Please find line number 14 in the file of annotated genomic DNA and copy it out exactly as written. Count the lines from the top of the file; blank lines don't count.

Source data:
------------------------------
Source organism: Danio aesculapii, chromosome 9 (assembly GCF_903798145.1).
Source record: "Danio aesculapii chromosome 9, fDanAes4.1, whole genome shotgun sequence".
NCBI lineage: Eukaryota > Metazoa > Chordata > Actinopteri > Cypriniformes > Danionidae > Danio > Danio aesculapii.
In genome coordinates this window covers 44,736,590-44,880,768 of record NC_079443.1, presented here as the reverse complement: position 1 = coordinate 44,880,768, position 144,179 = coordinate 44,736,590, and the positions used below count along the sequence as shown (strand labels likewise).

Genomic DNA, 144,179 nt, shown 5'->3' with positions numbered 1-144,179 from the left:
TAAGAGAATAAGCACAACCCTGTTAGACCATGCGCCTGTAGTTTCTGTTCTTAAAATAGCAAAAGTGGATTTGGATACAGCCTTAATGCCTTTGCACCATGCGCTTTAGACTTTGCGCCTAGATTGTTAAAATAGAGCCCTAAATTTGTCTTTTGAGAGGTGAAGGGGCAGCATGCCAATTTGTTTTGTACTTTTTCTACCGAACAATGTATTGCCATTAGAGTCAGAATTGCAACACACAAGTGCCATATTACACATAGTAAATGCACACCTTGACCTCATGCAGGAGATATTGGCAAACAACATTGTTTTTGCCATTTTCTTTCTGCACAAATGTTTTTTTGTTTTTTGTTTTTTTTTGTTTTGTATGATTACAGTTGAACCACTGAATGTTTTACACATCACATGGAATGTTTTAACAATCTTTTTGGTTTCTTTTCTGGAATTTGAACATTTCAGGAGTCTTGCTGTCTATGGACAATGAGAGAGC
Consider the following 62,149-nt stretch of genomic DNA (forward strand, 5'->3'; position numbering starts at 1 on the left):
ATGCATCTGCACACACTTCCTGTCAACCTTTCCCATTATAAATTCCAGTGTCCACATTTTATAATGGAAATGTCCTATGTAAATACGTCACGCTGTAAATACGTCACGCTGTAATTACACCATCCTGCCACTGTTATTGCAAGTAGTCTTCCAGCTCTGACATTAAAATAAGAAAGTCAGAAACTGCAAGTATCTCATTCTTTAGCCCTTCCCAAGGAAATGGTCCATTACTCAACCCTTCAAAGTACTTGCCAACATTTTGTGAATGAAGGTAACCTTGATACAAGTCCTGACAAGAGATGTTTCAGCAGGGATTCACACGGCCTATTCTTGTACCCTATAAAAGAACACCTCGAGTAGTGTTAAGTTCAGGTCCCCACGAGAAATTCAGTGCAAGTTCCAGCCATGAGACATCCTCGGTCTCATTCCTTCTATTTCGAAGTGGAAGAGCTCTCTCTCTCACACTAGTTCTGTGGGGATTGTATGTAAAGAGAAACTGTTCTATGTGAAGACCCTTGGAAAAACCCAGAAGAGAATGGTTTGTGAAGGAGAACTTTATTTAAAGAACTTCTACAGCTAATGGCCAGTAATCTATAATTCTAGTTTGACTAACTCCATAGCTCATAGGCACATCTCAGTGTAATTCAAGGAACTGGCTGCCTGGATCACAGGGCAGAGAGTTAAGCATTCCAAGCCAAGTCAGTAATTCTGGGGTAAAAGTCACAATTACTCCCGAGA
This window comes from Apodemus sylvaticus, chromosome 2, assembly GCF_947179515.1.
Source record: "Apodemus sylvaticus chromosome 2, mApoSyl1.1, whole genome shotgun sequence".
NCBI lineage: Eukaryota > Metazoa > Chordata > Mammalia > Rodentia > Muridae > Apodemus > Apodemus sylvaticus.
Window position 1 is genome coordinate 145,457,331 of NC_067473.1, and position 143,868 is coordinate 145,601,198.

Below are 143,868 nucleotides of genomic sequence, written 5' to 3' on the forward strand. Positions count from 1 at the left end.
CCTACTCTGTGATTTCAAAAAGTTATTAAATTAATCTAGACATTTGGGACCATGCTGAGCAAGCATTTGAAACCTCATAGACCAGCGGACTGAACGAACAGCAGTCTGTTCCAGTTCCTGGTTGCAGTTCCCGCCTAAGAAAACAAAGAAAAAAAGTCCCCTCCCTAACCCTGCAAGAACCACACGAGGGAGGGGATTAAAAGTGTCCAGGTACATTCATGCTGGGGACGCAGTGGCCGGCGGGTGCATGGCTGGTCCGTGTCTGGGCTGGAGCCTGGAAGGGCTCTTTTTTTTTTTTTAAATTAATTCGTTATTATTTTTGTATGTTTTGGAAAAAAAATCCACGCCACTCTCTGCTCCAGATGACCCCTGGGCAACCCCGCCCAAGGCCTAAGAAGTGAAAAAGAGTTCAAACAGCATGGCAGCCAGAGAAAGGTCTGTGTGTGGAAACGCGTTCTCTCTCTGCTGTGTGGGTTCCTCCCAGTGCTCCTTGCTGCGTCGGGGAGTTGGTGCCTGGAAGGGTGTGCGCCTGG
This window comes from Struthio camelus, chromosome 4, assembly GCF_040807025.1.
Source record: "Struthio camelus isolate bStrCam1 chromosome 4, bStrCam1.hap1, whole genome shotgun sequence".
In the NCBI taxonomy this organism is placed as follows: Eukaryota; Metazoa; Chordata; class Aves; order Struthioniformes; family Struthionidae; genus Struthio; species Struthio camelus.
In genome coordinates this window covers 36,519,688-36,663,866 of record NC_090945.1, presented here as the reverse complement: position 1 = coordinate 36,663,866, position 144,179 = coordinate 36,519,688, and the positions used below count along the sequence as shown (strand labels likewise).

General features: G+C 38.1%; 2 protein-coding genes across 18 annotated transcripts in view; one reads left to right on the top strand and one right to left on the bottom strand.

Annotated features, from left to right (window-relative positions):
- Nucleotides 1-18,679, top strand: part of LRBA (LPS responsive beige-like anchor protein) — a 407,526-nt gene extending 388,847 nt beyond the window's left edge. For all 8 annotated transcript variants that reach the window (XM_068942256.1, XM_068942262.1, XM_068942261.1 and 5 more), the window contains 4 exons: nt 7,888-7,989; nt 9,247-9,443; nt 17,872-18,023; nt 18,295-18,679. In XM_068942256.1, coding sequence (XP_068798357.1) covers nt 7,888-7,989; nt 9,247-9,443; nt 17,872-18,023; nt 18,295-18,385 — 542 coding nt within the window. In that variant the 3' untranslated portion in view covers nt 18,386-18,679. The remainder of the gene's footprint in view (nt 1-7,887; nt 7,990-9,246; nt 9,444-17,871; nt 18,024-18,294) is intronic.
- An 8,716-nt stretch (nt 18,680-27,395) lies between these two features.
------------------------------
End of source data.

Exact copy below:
CCTACTCTGTGATTTCAAAAAGTTATTAAATTAATCTAGACATTTGGGACCATGCTGAGCAAGCATTTGAAACCTCATAGACCAGCGGACTGAACGAACAGCAGTCTGTTCCAGTTCCTGGTTGCAGTTCCCGCCTAAGAAAACAAAGAAAAAAAGTCCCCTCCCTAACCCTGCAAGAACCACACGAGGGAGGGGATTAAAAGTGTCCAGGTACATTCATGCTGGGGACGCAGTGGCCGGCGGGTGCATGGCTGGTCCGTGTCTGGGCTGGAGCCTGGAAGGGCTCTTTTTTTTTTTTTAAATTAATTCGTTATTATTTTTGTATGTTTTGGAAAAAAAATCCACGCCACTCTCTGCTCCAGATGACCCCTGGGCAACCCCGCCCAAGGCCTAAGAAGTGAAAAAGAGTTCAAACAGCATGGCAGCCAGAGAAAGGTCTGTGTGTGGAAACGCGTTCTCTCTCTGCTGTGTGGGTTCCTCCCAGTGCTCCTTGCTGCGTCGGGGAGTTGGTGCCTGGAAGGGTGTGCGCCTGG